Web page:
Remember, catch and release is quite common worldwide, and there are some fish species you’re not allowed to take home. Therefore, these regulations will show you which fish species you can carry home and the ones that you may have to return to the water. Remember, there is a hefty fine to pay if found with a prohibited fish species. Plus, some lakes and streams have a bag limit for certain fish species to which every angler must adhere.
Knowing these details can come in handy when fishing in Colorado and prevent you from paying some hefty fines while enjoying your weekend. Plus, some fishing spots have their own rules and regulations. So here is a link with everything you need to know about fishing in some of the popular fishing spots in Colorado. (source)
For instance, when fishing Salmon, trout, or mountain white fish in Colorado, you have a possession limit of about eight fish and can carry only 4 per day. But if you’re looking for an unlimited number of fish to take home, you should visit the western parts of the continental divide, where you can carry as many smallmouth bass as you want. (source) Therefore, knowing these regulations can help you have fun while fishing in Colorado.
Fishing is a fan activity that includes everyone in the family, but you must get a fishing license if you’re over 16 years old. In Colorado, youth between 16 and 17 years old can buy a permit for $10.23. But if you’re under 16, you can fish for free, but you may have to pay $ 11.28 for the second-rod stamp if you plan on using a second line. (source)
The resident adults, which includes anglers between the ages of 17 and 65, can carry a license that allows them to fish and take crustaceans, amphibians, and fish, except the ones that are prohibited. Adult residents pay about $36.71, while non-residents pay $102 annually. Anyone over 65 can also have fun with their grandkids at some of the best fly fishing spots.
Fortunately, the seniors can also get an annual combo fishing/small game license for $31.03, which includes a wildlife education and a search & rescue fee.
Generally, the fishing licenses in Colorado go on sale from March 1, and they remain valid for 13 months or until March 31 of the following year. (source) Therefore, with this license, you can fish at any fishing spot in Colorado. But you may have to pay more for a second-rod stamp which also lasts for a season.
Remember, the second-rod stamp does not increase your bag limit but allows you to carry an extra hand line and rods.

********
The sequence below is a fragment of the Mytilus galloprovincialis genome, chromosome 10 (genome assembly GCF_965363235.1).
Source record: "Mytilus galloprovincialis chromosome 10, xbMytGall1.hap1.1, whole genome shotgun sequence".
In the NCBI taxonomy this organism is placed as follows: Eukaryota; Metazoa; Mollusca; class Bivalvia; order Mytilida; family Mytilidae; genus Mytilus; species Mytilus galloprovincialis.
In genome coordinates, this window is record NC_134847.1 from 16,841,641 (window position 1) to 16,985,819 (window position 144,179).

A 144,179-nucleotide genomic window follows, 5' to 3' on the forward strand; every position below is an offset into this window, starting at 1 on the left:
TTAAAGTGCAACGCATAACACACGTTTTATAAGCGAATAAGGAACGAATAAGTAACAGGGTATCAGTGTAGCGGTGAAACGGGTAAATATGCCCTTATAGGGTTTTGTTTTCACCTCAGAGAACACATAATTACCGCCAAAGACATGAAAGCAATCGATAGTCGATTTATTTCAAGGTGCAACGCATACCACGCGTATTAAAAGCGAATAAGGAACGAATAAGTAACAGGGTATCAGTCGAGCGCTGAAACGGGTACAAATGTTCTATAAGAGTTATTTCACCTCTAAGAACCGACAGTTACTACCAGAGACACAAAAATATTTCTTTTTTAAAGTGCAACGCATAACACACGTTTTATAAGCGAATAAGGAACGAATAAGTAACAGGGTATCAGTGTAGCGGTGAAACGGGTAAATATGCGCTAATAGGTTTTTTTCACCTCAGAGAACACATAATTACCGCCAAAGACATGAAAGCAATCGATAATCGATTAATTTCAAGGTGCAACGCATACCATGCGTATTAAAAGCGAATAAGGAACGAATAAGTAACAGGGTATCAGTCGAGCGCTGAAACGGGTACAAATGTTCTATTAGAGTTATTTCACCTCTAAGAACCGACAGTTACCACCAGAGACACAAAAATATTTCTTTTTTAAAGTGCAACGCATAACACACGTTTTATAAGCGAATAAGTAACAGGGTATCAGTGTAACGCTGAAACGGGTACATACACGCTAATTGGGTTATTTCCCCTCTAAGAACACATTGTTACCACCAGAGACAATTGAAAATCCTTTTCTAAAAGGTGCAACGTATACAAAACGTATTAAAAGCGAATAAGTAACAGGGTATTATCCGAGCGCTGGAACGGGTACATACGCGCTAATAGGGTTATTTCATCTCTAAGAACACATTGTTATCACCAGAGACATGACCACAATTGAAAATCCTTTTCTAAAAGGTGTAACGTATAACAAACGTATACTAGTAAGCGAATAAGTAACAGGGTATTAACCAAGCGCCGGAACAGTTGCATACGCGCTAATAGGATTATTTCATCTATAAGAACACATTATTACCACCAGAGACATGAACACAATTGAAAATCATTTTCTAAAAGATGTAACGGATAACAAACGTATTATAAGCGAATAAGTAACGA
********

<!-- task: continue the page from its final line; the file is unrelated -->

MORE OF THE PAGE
As aforementioned, you can fish in Colorado for free, but only on the free fishing days, usually the first weekend of June. But you need a license to fish for the rest of the year, and if found fishing without a permit, you can face a fine of about $50. On the other hand, kids below 16 years old can fish for free in Colorado.
In many states, you don’t need a fishing or hunting license to do what you love on private land, and Colorado is no exception. But ensure you get permission to fish in any pond on private land from the owner or caretaker.
But for the pond to be considered private property, the state stipulates the pond must not have stream outlets or an inlet; basically, the pond has to be entirely contained in the owners’ property.
You don’t need a license to fish there if the pond has its own closed system and is not linked to Colorado’s waters. Plus, you cannot release all the fish species held on private lands into the state waters.
Fishing without a license is a misdemeanor, and If caught, you can pay a fine of not less than $25 or over $250. (source) Remember, paying the fine is admitting to fishing illegally, which can have more effect on your fishing trip. You may get 10 points on your fishing license or even get your permit canceled. But the penalty will be determined by the severity of your offense.
Colorado is home to several top fishing destinations that offer anglers everything they will ever need to have fun. But the fishing seasons here are determined by the fish species and certain lakes or streams. The Colorado Parks and Wildlife Department has split this state’s drainage into about 17 maps, with each having its unique fishing destinations with its own rules and regulations. Some of the most common ones are:
The Upper Arkansas River stretches from where it merges with the Lake Fork to Parkdale. The region has several reservoirs and creeks that offer anglers a unique fishing opportunity. But some of them have their unique fishing season.
For instance, if your primary target is Kokanee salmon, you should visit the Upper Arkansas River between October 1 and December 31, when the Kokanee population is relatively high. (source)
Generally, at the Blue River Basin, Kokanee fishing starts in September and ends on December 31. It will vary a bit with the place where you plan to fish.
In other places, like around the Sylvan Lake outlet, fishing is usually closed between September 1 and November 30, allowing the fish more time to reproduce and increase in numbers before anglers cast their lines.